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Salaries and fees on the rise, says report

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Architects salaries and fee income is on the up, according to figures produced by the RIBA

The institute’s 2015 benchmarking survey has found that the average salary increased by almost £5,000 from 2014 to 2015, while fee revenues rose by a third from £1.8 billion to £2.4 billion.

The salaries of partners, directors and sole-practitioners have seen the biggest rise with their earnings increasing from £50,000 to £65,675 between 2014 and 2015.

According to the data an associate architect can expect to earn around £56,100 and a Part 1 architectural assistant £21,100.

But HTA managing partner Ben Derbyshire said that increased workloads were not leading to increases in fees.

‘We would have hoped that the workload figures might have resulted in our ability to increase fees significantly but that has proved frustratingly difficult. Meanwhile salaries in our sector have increased and we benchmark the data carefully so I feel confident in saying that would be true for other firms too’, he said.

Dave Madden, director of architectural recruitment firm Mustard, added: ‘We have seen nothing but a steady rise for the past three years. It is supply and demand – practices are taking on more work with fewer people in the market looking for jobs.’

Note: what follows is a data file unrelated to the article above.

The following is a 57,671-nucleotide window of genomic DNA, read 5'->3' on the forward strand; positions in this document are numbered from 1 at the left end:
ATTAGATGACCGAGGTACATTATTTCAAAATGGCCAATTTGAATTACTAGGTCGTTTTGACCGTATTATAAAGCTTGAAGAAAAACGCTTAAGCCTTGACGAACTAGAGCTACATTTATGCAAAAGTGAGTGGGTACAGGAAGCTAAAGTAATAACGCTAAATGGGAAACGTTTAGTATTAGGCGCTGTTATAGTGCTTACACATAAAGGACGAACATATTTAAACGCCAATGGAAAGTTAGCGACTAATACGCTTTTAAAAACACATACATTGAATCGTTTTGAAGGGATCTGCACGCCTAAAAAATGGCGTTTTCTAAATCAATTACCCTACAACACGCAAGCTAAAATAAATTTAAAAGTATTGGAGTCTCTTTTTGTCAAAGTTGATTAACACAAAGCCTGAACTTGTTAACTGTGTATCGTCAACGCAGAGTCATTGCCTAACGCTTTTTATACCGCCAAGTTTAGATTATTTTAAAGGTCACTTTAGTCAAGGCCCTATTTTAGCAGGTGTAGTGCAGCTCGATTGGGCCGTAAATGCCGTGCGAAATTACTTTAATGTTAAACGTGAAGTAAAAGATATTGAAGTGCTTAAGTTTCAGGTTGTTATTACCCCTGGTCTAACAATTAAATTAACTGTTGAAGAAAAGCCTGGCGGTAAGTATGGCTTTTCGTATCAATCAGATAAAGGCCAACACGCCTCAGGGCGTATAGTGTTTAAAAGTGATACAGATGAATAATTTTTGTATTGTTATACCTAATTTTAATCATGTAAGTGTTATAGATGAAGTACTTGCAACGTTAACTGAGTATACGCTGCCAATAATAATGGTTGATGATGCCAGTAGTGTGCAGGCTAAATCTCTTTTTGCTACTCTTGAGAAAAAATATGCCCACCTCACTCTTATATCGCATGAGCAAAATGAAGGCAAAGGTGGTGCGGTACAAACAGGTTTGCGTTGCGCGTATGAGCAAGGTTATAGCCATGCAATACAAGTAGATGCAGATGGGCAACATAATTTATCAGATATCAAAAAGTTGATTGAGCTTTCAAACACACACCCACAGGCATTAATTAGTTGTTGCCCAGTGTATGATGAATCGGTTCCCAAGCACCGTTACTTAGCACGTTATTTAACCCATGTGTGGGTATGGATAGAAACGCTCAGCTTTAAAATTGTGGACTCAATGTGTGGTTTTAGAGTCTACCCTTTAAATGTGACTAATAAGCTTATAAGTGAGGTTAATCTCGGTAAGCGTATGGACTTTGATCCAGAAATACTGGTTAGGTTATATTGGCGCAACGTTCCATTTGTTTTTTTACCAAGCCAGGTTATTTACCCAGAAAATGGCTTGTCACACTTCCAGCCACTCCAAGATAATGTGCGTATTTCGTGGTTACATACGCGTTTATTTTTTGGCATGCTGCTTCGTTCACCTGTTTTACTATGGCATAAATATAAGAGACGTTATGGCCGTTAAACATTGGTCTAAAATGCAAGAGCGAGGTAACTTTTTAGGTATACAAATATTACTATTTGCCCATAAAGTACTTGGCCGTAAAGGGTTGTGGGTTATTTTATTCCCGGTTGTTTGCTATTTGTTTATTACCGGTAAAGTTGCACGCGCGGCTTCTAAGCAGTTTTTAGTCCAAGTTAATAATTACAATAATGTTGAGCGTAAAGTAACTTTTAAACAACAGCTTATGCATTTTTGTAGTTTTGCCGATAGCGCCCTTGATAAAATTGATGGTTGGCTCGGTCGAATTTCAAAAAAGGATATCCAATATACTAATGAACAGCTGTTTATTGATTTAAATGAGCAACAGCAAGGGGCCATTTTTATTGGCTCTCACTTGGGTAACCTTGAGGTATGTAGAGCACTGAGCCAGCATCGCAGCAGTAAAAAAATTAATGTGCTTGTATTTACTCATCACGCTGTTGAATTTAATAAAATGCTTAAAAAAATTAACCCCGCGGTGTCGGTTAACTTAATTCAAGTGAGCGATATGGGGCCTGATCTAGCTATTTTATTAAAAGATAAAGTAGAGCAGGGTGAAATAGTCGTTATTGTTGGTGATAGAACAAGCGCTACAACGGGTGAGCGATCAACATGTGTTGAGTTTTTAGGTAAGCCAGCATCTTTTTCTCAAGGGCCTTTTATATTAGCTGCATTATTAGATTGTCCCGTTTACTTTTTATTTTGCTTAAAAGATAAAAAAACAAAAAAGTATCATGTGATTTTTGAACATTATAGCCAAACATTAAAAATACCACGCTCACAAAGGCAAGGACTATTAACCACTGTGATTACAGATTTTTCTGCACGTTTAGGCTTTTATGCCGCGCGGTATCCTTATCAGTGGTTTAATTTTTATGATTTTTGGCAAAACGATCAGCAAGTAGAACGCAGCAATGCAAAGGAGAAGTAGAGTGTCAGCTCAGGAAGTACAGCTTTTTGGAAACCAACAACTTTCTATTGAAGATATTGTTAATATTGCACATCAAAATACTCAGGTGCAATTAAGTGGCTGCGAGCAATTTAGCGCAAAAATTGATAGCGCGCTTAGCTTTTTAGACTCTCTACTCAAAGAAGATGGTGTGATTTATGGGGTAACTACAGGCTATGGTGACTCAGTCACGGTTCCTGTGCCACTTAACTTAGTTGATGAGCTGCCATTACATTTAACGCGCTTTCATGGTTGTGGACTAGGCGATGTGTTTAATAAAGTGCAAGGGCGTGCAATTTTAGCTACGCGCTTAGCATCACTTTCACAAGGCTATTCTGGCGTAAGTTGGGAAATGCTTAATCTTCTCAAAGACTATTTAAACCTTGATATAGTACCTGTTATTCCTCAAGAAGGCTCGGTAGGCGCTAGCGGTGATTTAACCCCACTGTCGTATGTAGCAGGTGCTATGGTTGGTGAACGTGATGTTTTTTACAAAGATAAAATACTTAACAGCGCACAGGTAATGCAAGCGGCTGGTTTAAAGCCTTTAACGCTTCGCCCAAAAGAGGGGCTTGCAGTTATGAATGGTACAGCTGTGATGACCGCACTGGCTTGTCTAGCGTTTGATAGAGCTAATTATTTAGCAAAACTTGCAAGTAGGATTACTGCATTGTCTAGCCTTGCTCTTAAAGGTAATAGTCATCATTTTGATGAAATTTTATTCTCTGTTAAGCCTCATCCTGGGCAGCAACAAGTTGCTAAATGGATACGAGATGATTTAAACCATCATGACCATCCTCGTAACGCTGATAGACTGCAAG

Architects with strong technical experience can virtually dictate what hourly rate they want

While Bespoke Careers founder Lindsay Urquhart added: ‘The area we are seeing big increases in remuneration is for architects with strong technical experience - there is a deficit of this type of person so they can virtually dictate what hourly rate they want from contract to contract.’

Meanwhile figures published by the Office for National Statistics for October 2015 shows that the number of unemployed architects has fallen again.

In December just 75 architects claimed jobseeker’s allowance - a record low. Joblessness in the architectural sector peaked in August 2009, when 2,055 architects were registered unemployed and claiming benefits in the wake of the global financial crisis.

2016.01.20   RIBA Architects Earnings

2016.01.20 RIBA Architects Earnings

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Readers' comments (1)

  • Whilst I applaud and uplift in remuneration, there is a sting in the tail. These results are a product of increasing demand - not a better appreciation of the true value of an architect's skills and services. The underlying structural problem is still very real. We need to 'fix the roof whilst the sun is shining' (relatively speaking). I see little sign of that at the moment.....

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